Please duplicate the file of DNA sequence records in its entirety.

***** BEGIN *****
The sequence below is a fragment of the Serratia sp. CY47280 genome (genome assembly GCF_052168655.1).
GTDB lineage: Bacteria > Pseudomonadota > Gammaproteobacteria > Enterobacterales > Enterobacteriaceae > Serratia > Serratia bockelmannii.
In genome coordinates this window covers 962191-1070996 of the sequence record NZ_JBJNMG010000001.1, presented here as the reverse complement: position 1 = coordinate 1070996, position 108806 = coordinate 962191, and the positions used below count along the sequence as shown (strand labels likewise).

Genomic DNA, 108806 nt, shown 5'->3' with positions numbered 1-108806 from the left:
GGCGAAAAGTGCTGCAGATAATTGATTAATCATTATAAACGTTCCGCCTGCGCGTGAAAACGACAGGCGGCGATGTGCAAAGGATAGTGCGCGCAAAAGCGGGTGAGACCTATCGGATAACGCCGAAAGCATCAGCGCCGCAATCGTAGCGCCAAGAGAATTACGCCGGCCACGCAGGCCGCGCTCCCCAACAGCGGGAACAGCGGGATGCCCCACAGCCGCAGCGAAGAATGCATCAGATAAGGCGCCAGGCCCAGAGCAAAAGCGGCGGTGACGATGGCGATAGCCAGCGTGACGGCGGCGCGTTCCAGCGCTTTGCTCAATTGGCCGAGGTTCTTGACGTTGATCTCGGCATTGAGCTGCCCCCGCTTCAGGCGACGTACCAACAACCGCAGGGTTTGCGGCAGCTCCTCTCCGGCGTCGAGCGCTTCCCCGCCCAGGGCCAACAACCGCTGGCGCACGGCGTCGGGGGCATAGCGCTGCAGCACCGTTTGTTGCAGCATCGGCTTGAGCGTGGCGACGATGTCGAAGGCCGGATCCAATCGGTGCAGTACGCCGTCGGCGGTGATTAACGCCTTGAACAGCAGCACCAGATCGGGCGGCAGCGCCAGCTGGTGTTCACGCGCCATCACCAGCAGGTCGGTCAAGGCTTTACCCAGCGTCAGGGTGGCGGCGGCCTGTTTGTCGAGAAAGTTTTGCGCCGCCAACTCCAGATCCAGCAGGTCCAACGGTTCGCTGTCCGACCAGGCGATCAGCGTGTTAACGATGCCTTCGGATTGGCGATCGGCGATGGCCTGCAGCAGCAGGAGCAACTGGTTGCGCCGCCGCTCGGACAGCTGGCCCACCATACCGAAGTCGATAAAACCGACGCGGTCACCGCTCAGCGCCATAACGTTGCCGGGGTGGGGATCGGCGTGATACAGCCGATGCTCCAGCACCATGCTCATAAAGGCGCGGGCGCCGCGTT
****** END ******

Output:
The sequence below is a fragment of the Serratia sp. CY47280 genome (genome assembly GCF_052168655.1).
GTDB lineage: Bacteria > Pseudomonadota > Gammaproteobacteria > Enterobacterales > Enterobacteriaceae > Serratia > Serratia bockelmannii.
In genome coordinates this window covers 962191-1070996 of the sequence record NZ_JBJNMG010000001.1, presented here as the reverse complement: position 1 = coordinate 1070996, position 108806 = coordinate 962191, and the positions used below count along the sequence as shown (strand labels likewise).

Genomic DNA, 108806 nt, shown 5'->3' with positions numbered 1-108806 from the left:
GGCGAAAAGTGCTGCAGATAATTGATTAATCATTATAAACGTTCCGCCTGCGCGTGAAAACGACAGGCGGCGATGTGCAAAGGATAGTGCGCGCAAAAGCGGGTGAGACCTATCGGATAACGCCGAAAGCATCAGCGCCGCAATCGTAGCGCCAAGAGAATTACGCCGGCCACGCAGGCCGCGCTCCCCAACAGCGGGAACAGCGGGATGCCCCACAGCCGCAGCGAAGAATGCATCAGATAAGGCGCCAGGCCCAGAGCAAAAGCGGCGGTGACGATGGCGATAGCCAGCGTGACGGCGGCGCGTTCCAGCGCTTTGCTCAATTGGCCGAGGTTCTTGACGTTGATCTCGGCATTGAGCTGCCCCCGCTTCAGGCGACGTACCAACAACCGCAGGGTTTGCGGCAGCTCCTCTCCGGCGTCGAGCGCTTCCCCGCCCAGGGCCAACAACCGCTGGCGCACGGCGTCGGGGGCATAGCGCTGCAGCACCGTTTGTTGCAGCATCGGCTTGAGCGTGGCGACGATGTCGAAGGCCGGATCCAATCGGTGCAGTACGCCGTCGGCGGTGATTAACGCCTTGAACAGCAGCACCAGATCGGGCGGCAGCGCCAGCTGGTGTTCACGCGCCATCACCAGCAGGTCGGTCAAGGCTTTACCCAGCGTCAGGGTGGCGGCGGCCTGTTTGTCGAGAAAGTTTTGCGCCGCCAACTCCAGATCCAGCAGGTCCAACGGTTCGCTGTCCGACCAGGCGATCAGCGTGTTAACGATGCCTTCGGATTGGCGATCGGCGATGGCCTGCAGCAGCAGGAGCAACTGGTTGCGCCGCCGCTCGGACAGCTGGCCCACCATACCGAAGTCGATAAAACCGACGCGGTCACCGCTCAGCGCCATAACGTTGCCGGGGTGGGGATCGGCGTGATACAGCCGATGCTCCAGCACCATGCTCATAAAGGCGCGGGCGCCGCGTT